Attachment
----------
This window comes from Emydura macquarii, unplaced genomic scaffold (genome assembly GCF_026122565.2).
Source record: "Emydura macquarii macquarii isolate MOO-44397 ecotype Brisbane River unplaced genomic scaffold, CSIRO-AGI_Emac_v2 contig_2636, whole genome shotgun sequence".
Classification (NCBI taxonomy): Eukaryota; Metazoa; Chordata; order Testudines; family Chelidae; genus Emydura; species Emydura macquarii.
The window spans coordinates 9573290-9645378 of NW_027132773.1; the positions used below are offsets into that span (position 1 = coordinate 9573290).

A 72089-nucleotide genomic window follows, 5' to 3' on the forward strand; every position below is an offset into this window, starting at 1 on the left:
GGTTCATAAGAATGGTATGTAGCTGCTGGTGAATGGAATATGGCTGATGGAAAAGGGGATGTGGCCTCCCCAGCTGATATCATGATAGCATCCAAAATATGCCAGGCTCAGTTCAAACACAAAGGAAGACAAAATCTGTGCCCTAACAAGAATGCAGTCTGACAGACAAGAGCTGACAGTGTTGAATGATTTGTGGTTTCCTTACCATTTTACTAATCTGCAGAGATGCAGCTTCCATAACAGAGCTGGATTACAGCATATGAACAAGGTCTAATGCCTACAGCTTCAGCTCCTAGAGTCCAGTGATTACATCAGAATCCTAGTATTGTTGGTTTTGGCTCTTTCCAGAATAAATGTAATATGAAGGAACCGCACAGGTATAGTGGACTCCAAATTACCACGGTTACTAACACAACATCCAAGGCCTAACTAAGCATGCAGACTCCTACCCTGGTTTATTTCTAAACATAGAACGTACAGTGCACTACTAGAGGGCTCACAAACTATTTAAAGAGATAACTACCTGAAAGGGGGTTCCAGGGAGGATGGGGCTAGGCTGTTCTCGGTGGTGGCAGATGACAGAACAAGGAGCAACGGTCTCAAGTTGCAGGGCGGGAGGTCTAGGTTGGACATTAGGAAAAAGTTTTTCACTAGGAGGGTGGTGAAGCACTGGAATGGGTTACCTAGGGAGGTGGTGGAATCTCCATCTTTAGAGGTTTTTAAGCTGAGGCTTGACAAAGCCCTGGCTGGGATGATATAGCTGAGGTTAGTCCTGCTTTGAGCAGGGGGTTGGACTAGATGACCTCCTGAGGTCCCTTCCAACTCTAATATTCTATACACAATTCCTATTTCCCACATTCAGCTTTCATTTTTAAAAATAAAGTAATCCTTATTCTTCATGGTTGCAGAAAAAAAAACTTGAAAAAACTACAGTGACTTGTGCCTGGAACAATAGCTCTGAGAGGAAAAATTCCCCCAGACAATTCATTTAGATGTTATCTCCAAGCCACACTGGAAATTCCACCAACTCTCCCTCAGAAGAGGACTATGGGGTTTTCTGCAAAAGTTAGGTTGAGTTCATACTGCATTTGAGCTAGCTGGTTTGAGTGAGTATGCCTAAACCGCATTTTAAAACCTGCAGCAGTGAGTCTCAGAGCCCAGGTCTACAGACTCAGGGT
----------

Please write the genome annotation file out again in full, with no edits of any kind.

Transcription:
This window comes from Emydura macquarii, unplaced genomic scaffold (genome assembly GCF_026122565.2).
Source record: "Emydura macquarii macquarii isolate MOO-44397 ecotype Brisbane River unplaced genomic scaffold, CSIRO-AGI_Emac_v2 contig_2636, whole genome shotgun sequence".
Classification (NCBI taxonomy): Eukaryota; Metazoa; Chordata; order Testudines; family Chelidae; genus Emydura; species Emydura macquarii.
The window spans coordinates 9573290-9645378 of NW_027132773.1; the positions used below are offsets into that span (position 1 = coordinate 9573290).

A 72089-nucleotide genomic window follows, 5' to 3' on the forward strand; every position below is an offset into this window, starting at 1 on the left:
GGTTCATAAGAATGGTATGTAGCTGCTGGTGAATGGAATATGGCTGATGGAAAAGGGGATGTGGCCTCCCCAGCTGATATCATGATAGCATCCAAAATATGCCAGGCTCAGTTCAAACACAAAGGAAGACAAAATCTGTGCCCTAACAAGAATGCAGTCTGACAGACAAGAGCTGACAGTGTTGAATGATTTGTGGTTTCCTTACCATTTTACTAATCTGCAGAGATGCAGCTTCCATAACAGAGCTGGATTACAGCATATGAACAAGGTCTAATGCCTACAGCTTCAGCTCCTAGAGTCCAGTGATTACATCAGAATCCTAGTATTGTTGGTTTTGGCTCTTTCCAGAATAAATGTAATATGAAGGAACCGCACAGGTATAGTGGACTCCAAATTACCACGGTTACTAACACAACATCCAAGGCCTAACTAAGCATGCAGACTCCTACCCTGGTTTATTTCTAAACATAGAACGTACAGTGCACTACTAGAGGGCTCACAAACTATTTAAAGAGATAACTACCTGAAAGGGGGTTCCAGGGAGGATGGGGCTAGGCTGTTCTCGGTGGTGGCAGATGACAGAACAAGGAGCAACGGTCTCAAGTTGCAGGGCGGGAGGTCTAGGTTGGACATTAGGAAAAAGTTTTTCACTAGGAGGGTGGTGAAGCACTGGAATGGGTTACCTAGGGAGGTGGTGGAATCTCCATCTTTAGAGGTTTTTAAGCTGAGGCTTGACAAAGCCCTGGCTGGGATGATATAGCTGAGGTTAGTCCTGCTTTGAGCAGGGGGTTGGACTAGATGACCTCCTGAGGTCCCTTCCAACTCTAATATTCTATACACAATTCCTATTTCCCACATTCAGCTTTCATTTTTAAAAATAAAGTAATCCTTATTCTTCATGGTTGCAGAAAAAAAAACTTGAAAAAACTACAGTGACTTGTGCCTGGAACAATAGCTCTGAGAGGAAAAATTCCCCCAGACAATTCATTTAGATGTTATCTCCAAGCCACACTGGAAATTCCACCAACTCTCCCTCAGAAGAGGACTATGGGGTTTTCTGCAAAAGTTAGGTTGAGTTCATACTGCATTTGAGCTAGCTGGTTTGAGTGAGTATGCCTAAACCGCATTTTAAAACCTGCAGCAGTGAGTCTCAGAGCCCAGGTCTACAGACTCAGGGT